PHARMACY

Johns Hopkins’ study calls for broader use of HPV vaccines

BY Michael Johnsen

BALTIMORE A call to explore a broader use of human papillomavirus vaccines and the validation of a simple oral screening test for HPV-caused oral cancers are reported in two studies by a Johns Hopkins Kimmel Cancer Center investigator, the medical center announced Nov. 3.

Leading HPV expert Maura Gillison, the first to identify HPV infection as the cause of certain oral cancers and who identified multiple sex partners as the most important risk factor for these cancers, reports her latest work in the Nov. 3 journal Clinical Cancer Research and in a Centers for Disease Control and Prevention monograph. The CDC report on HPV-associated cancers appears online Nov. 3 and in the Nov. 15 supplement edition of Cancer.

In the CDC report, Gillison found approximately 20,000 cases of cancer in the United States each year are caused by HPV infection. Oral cancers are the second most common type of HPV-associated cancers and are increasing in incidence in the United States, particularly among men. Add to that anal, penile, vaginal and vulvar cancers that also are linked to HPV infection, and Gillison says these cancers, when combined, equal the number of cervical cancers, the most common and well known of the cancers caused by HPV.

While about one-quarter of HPV-linked cancers occur in men, vaccines currently are approved only for use in girls and young women for cervical cancer prevention. “We need to have a more comprehensive discussion of the potential impact the HPV vaccine could have on cancer rates among men and women in this country,” commented Gillison, associate professor of oncology at Johns Hopkins Medicine. “Currently available HPV vaccines have the potential to reduce the rates of HPV-associated cancers, like oral and anal cancers, that are currently on the rise and for which there no effective or widely-applied screening programs.” Gillison noted, however, that studies are needed to confirm that the vaccine effectively prevents HPV infections that lead to oral and anal cancers.

keyboard_arrow_downCOMMENTS

Leave a Reply

No comments found

TRENDING STORIES

Polls

Which area of the industry do you think Amazon's entry would shake up the most?
PHARMACY

FDA announces recall of Tyco ReliOn single-use syringes

BY Alaric DeArment

ROCKVILLE, Md. Food and Drug Administration said Wednesday that Tyco Healthcare Group is recalling a lot of its ReliOn single-use syringes for diabetics.

The recall affects lot number 813900, which contines 100 31-gauge ReliOn hypodermic syringes containing 1 milliliter of U-100 insulin. Tyco distributed 4,710 boxes in the recalled lot, totaling 471,000 individual syringes. Wal-Mart sold the syringes at its stores between Aug. 1 and Oct. 8, and Tyco voluntarily recalled the lot Oct. 9. Wal-Mart has sent letters to 16,500 customers notifying them of the recall and posted an announcement on its Web site.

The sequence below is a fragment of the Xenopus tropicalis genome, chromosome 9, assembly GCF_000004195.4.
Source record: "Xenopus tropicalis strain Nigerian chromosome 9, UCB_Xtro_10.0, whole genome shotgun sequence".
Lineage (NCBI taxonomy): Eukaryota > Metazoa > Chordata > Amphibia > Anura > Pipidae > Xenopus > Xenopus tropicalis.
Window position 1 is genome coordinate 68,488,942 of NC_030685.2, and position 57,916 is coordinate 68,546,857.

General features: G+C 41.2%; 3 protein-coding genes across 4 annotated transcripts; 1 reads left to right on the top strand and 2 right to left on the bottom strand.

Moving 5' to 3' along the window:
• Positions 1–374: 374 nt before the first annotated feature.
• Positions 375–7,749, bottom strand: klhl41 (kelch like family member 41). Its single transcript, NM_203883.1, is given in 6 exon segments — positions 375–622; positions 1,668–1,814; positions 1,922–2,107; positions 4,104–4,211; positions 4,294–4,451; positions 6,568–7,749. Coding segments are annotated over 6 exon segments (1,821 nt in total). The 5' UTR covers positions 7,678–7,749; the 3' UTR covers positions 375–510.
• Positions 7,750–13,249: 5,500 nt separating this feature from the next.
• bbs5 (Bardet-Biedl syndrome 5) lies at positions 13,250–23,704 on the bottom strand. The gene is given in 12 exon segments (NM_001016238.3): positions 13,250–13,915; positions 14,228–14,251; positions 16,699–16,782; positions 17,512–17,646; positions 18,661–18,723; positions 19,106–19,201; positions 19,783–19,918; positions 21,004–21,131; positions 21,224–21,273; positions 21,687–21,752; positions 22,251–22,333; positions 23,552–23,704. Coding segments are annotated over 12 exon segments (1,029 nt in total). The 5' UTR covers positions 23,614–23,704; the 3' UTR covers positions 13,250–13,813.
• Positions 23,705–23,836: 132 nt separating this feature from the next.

Can-Am Care distributes the syringes and sells them through Wal-Mart and Sam?s Club stores under the Reli-On brand. The mass-merchandiser has requested that all users of this type of syringe return those that come from the recalled lot.

The FDA said that during the packaging of the syringes, some syringes labeled for use with U-40 insulin were mixed with syringes labeled for use with U-100 insulin and then packaged individually and in boxes as 100 units for use with U-100 insulin. Tyco has received one report of complications due to use of a syringe from the recalled lot.

keyboard_arrow_downCOMMENTS

Leave a Reply

No comments found

TRENDING STORIES

Polls

Which area of the industry do you think Amazon's entry would shake up the most?
PHARMACY

Medical information leaks prompt added awareness about records security

BY Alaric DeArment

CHICAGO News reports about high-profile victims of personal medical information security and privacy breaches highlight the need to educate and inform healthcare professionals, their employees, the media and consumers on privacy protection, an professional organization for the health information management industry said Thursday.

The American Health Information Management Association said that educating healthcare professionals on privacy and security issues is an ongoing concern within the health information industry.

“It’s critical for healthcare professionals to receive more education about good privacy practices and appropriate interpretation of HIPAA and other regulations,” AHIMA president Wendy Mangin said.

keyboard_arrow_downCOMMENTS

Leave a Reply

No comments found

TRENDING STORIES

Polls

Which area of the industry do you think Amazon's entry would shake up the most?